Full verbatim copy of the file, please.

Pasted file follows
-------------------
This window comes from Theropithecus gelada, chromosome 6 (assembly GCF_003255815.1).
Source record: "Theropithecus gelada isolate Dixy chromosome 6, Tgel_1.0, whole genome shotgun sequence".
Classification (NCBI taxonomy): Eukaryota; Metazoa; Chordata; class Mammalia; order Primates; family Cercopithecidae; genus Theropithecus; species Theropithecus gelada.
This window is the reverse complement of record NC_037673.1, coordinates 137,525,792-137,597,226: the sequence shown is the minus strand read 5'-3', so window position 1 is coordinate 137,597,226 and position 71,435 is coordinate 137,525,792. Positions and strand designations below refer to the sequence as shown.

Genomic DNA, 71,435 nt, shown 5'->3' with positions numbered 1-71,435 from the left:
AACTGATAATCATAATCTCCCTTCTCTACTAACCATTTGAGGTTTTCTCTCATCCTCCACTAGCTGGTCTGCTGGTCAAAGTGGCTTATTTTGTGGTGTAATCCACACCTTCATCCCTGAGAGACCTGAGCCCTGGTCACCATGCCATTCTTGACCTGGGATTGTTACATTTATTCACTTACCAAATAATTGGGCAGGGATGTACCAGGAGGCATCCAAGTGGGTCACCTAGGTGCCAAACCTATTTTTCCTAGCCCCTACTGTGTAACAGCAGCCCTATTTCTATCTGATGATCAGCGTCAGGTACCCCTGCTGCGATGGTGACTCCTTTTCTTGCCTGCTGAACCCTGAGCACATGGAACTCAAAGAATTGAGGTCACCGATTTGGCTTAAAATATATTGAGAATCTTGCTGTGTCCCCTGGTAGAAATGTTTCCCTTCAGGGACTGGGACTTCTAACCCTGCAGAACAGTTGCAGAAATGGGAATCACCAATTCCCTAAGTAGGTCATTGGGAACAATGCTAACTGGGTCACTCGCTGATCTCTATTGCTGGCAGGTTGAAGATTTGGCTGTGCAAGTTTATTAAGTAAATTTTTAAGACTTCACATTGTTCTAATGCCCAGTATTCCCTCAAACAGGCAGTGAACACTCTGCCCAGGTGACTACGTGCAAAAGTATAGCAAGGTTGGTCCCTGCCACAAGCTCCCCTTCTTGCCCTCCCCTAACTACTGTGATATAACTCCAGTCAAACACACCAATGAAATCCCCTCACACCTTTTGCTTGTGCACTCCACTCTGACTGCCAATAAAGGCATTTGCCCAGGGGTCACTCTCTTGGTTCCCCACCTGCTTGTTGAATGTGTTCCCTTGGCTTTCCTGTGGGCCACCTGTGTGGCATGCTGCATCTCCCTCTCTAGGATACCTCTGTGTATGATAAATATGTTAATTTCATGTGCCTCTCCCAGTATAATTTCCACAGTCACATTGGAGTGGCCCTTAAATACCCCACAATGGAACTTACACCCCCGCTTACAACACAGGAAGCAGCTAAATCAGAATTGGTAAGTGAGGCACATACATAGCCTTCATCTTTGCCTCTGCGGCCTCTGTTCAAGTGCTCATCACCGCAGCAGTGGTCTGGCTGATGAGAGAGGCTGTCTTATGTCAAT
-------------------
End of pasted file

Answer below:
This window comes from Theropithecus gelada, chromosome 6 (assembly GCF_003255815.1).
Source record: "Theropithecus gelada isolate Dixy chromosome 6, Tgel_1.0, whole genome shotgun sequence".
Classification (NCBI taxonomy): Eukaryota; Metazoa; Chordata; class Mammalia; order Primates; family Cercopithecidae; genus Theropithecus; species Theropithecus gelada.
This window is the reverse complement of record NC_037673.1, coordinates 137,525,792-137,597,226: the sequence shown is the minus strand read 5'-3', so window position 1 is coordinate 137,597,226 and position 71,435 is coordinate 137,525,792. Positions and strand designations below refer to the sequence as shown.

Genomic DNA, 71,435 nt, shown 5'->3' with positions numbered 1-71,435 from the left:
AACTGATAATCATAATCTCCCTTCTCTACTAACCATTTGAGGTTTTCTCTCATCCTCCACTAGCTGGTCTGCTGGTCAAAGTGGCTTATTTTGTGGTGTAATCCACACCTTCATCCCTGAGAGACCTGAGCCCTGGTCACCATGCCATTCTTGACCTGGGATTGTTACATTTATTCACTTACCAAATAATTGGGCAGGGATGTACCAGGAGGCATCCAAGTGGGTCACCTAGGTGCCAAACCTATTTTTCCTAGCCCCTACTGTGTAACAGCAGCCCTATTTCTATCTGATGATCAGCGTCAGGTACCCCTGCTGCGATGGTGACTCCTTTTCTTGCCTGCTGAACCCTGAGCACATGGAACTCAAAGAATTGAGGTCACCGATTTGGCTTAAAATATATTGAGAATCTTGCTGTGTCCCCTGGTAGAAATGTTTCCCTTCAGGGACTGGGACTTCTAACCCTGCAGAACAGTTGCAGAAATGGGAATCACCAATTCCCTAAGTAGGTCATTGGGAACAATGCTAACTGGGTCACTCGCTGATCTCTATTGCTGGCAGGTTGAAGATTTGGCTGTGCAAGTTTATTAAGTAAATTTTTAAGACTTCACATTGTTCTAATGCCCAGTATTCCCTCAAACAGGCAGTGAACACTCTGCCCAGGTGACTACGTGCAAAAGTATAGCAAGGTTGGTCCCTGCCACAAGCTCCCCTTCTTGCCCTCCCCTAACTACTGTGATATAACTCCAGTCAAACACACCAATGAAATCCCCTCACACCTTTTGCTTGTGCACTCCACTCTGACTGCCAATAAAGGCATTTGCCCAGGGGTCACTCTCTTGGTTCCCCACCTGCTTGTTGAATGTGTTCCCTTGGCTTTCCTGTGGGCCACCTGTGTGGCATGCTGCATCTCCCTCTCTAGGATACCTCTGTGTATGATAAATATGTTAATTTCATGTGCCTCTCCCAGTATAATTTCCACAGTCACATTGGAGTGGCCCTTAAATACCCCACAATGGAACTTACACCCCCGCTTACAACACAGGAAGCAGCTAAATCAGAATTGGTAAGTGAGGCACATACATAGCCTTCATCTTTGCCTCTGCGGCCTCTGTTCAAGTGCTCATCACCGCAGCAGTGGTCTGGCTGATGAGAGAGGCTGTCTTATGTCAAT